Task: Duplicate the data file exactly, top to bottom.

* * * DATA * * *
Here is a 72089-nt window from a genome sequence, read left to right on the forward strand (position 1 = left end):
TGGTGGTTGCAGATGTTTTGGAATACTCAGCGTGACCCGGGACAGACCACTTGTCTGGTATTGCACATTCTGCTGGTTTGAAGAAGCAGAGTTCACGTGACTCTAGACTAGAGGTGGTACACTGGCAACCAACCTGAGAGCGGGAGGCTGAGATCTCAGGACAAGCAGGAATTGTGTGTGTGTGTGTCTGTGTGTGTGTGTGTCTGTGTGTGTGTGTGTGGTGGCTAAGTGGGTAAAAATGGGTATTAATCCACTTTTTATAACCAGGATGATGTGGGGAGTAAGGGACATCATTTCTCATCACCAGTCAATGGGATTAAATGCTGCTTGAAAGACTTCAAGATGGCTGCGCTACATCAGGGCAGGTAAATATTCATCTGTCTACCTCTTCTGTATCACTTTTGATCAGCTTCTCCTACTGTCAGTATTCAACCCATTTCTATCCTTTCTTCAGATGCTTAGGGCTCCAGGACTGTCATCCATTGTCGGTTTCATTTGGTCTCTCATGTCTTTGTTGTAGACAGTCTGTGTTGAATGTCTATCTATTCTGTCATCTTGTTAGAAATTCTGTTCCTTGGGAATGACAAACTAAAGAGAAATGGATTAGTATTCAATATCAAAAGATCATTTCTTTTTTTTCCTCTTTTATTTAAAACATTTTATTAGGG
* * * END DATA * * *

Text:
Here is a 72089-nt window from a genome sequence, read left to right on the forward strand (position 1 = left end):
TGGTGGTTGCAGATGTTTTGGAATACTCAGCGTGACCCGGGACAGACCACTTGTCTGGTATTGCACATTCTGCTGGTTTGAAGAAGCAGAGTTCACGTGACTCTAGACTAGAGGTGGTACACTGGCAACCAACCTGAGAGCGGGAGGCTGAGATCTCAGGACAAGCAGGAATTGTGTGTGTGTGTGTCTGTGTGTGTGTGTGTCTGTGTGTGTGTGTGTGGTGGCTAAGTGGGTAAAAATGGGTATTAATCCACTTTTTATAACCAGGATGATGTGGGGAGTAAGGGACATCATTTCTCATCACCAGTCAATGGGATTAAATGCTGCTTGAAAGACTTCAAGATGGCTGCGCTACATCAGGGCAGGTAAATATTCATCTGTCTACCTCTTCTGTATCACTTTTGATCAGCTTCTCCTACTGTCAGTATTCAACCCATTTCTATCCTTTCTTCAGATGCTTAGGGCTCCAGGACTGTCATCCATTGTCGGTTTCATTTGGTCTCTCATGTCTTTGTTGTAGACAGTCTGTGTTGAATGTCTATCTATTCTGTCATCTTGTTAGAAATTCTGTTCCTTGGGAATGACAAACTAAAGAGAAATGGATTAGTATTCAATATCAAAAGATCATTTCTTTTTTTTCCTCTTTTATTTAAAACATTTTATTAGGG